Expect to pay up to 15% extra on Easter Sunday

DINERS will be slugged up to 15% extra on Easter Sunday for the first time after the State Government changed the religious day to a public holiday.

The ramifications of the December decision to change Easter Sunday from a non-trading day to a public holiday will be felt this weekend.

Restaurants will apply a surcharge and businesses will fork out millions of dollars in extra wages but on the flipside, major department stores will trade.

The public holiday declaration means workers will receive a penalty rate of 250% instead of the normal Sunday rate of 175%.

National Retail Association boss Dominique Lamb expected about 50% of small businesses to open.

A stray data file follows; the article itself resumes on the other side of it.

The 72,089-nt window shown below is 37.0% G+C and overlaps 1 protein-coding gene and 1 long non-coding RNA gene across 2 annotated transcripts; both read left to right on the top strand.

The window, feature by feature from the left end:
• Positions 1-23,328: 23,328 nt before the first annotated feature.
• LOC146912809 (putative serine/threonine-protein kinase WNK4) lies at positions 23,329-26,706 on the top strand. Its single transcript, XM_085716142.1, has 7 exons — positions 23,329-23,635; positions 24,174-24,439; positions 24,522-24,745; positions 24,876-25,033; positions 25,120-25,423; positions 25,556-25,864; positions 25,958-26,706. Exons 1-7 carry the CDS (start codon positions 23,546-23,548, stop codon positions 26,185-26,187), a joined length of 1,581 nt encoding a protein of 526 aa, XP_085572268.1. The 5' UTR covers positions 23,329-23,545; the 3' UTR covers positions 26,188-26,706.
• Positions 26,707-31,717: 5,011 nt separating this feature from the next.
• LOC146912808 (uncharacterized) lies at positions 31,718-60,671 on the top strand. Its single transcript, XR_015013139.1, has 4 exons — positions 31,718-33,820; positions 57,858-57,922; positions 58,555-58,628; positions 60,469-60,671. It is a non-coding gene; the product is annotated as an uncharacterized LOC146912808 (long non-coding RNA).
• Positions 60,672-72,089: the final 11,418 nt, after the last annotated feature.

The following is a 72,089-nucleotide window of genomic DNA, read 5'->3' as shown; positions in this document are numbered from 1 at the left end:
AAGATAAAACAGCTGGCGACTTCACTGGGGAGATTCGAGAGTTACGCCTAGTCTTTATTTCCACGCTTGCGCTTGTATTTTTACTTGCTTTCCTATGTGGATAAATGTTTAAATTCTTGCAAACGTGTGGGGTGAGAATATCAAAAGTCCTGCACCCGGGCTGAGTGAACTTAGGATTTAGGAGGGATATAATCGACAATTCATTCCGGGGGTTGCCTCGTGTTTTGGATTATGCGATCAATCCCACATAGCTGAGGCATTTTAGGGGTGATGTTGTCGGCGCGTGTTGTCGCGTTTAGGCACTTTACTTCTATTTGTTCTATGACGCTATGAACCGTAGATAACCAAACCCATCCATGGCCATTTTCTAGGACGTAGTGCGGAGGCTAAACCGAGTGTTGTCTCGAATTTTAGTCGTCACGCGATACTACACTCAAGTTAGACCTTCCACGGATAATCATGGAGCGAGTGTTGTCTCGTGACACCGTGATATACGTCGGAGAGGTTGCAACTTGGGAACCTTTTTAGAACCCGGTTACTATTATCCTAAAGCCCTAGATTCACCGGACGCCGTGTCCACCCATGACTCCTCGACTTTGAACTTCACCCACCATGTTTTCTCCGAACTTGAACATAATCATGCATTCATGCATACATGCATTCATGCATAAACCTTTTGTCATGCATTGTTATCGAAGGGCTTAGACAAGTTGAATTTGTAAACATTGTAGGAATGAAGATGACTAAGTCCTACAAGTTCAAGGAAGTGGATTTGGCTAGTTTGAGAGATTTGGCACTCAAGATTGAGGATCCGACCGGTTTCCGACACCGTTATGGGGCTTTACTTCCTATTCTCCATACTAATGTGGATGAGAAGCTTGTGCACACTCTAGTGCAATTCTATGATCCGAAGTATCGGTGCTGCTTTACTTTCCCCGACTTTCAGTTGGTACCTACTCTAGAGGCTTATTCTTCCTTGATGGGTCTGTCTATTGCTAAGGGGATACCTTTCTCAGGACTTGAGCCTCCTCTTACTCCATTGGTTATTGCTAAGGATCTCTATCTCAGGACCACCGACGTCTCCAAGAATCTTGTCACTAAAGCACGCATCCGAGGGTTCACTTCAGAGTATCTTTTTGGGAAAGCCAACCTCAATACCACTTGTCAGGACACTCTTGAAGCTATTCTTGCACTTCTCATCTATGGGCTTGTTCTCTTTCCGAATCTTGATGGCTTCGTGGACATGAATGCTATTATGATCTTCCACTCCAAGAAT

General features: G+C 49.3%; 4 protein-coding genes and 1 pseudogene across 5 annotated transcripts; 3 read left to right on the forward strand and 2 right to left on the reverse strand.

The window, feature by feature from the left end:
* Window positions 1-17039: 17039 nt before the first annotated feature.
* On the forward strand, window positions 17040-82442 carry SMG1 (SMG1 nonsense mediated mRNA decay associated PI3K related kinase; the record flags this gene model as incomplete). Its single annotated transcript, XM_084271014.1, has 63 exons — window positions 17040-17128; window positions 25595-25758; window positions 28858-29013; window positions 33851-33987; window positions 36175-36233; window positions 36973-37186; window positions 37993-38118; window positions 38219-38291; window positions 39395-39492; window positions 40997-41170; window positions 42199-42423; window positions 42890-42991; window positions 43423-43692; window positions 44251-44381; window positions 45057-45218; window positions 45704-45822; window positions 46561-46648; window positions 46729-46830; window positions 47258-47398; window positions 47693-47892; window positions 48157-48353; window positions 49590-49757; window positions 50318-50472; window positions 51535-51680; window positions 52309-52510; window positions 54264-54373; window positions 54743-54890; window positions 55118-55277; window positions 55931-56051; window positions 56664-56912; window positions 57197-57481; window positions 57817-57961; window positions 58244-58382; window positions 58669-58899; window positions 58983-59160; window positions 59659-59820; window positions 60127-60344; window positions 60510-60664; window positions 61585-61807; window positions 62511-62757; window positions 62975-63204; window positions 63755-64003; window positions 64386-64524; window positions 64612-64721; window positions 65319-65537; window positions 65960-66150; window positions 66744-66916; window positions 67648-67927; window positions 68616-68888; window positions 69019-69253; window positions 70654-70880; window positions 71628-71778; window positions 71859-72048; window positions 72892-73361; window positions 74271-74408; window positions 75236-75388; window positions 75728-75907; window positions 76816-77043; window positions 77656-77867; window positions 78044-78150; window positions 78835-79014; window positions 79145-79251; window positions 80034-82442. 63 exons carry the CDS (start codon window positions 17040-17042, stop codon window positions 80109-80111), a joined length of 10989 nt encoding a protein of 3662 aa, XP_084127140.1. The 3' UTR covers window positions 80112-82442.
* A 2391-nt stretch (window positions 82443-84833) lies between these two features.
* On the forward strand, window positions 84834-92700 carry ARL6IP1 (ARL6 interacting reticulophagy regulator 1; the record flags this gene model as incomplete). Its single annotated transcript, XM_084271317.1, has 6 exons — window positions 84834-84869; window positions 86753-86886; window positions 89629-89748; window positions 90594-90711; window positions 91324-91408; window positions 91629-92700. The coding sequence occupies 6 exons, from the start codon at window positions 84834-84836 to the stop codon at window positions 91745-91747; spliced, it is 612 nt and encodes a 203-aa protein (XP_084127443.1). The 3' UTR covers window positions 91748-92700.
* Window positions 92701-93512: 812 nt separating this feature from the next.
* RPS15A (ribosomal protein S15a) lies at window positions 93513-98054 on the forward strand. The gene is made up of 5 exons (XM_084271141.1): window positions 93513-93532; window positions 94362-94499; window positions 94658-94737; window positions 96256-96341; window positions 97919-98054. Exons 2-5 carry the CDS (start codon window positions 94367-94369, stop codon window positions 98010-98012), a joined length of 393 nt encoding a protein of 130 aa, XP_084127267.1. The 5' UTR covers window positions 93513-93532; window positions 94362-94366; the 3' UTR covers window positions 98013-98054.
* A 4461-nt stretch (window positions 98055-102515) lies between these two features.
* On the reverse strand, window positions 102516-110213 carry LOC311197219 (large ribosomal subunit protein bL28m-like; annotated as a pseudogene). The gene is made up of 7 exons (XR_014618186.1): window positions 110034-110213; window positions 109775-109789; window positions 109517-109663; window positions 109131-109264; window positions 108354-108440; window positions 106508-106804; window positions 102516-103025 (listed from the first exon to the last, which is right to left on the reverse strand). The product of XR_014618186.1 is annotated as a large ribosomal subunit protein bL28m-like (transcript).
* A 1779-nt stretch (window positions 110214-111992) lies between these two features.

"Until small business gets a penalty cut on public holidays it will be difficult for them," she said

Chamber of Commerce and Industry Queensland advocacy manager Kate Whittle said the public holiday would cost the retail, accommodation and hospitality sectors $58.2 million. She said employees would be hit with reduced hours and thousands of businesses in retail, accommodation and hospitality would now close their doors on the Sunday.

Industrial Relations Minister Grace Grace said the new public holiday would create some 1000 jobs and brought south-east Queensland in to line with regional Queensland.

"It's up to individual businesses to decide whether to open their doors on Easter Sunday - trading remains completely voluntary.

"Likewise, the decision whether to levy a public holiday surcharge is a matter for individual restaurants, bars and cafes.

"Many people will be prepared to pay a bit extra over the Easter holiday period to enjoy a meal out with family and friends."

Opposition Industrial Relations spokesman Jarrod Bleijie said the public holiday was an ALP "thought bubble" and the LNP "remain unconvinced of the benefits".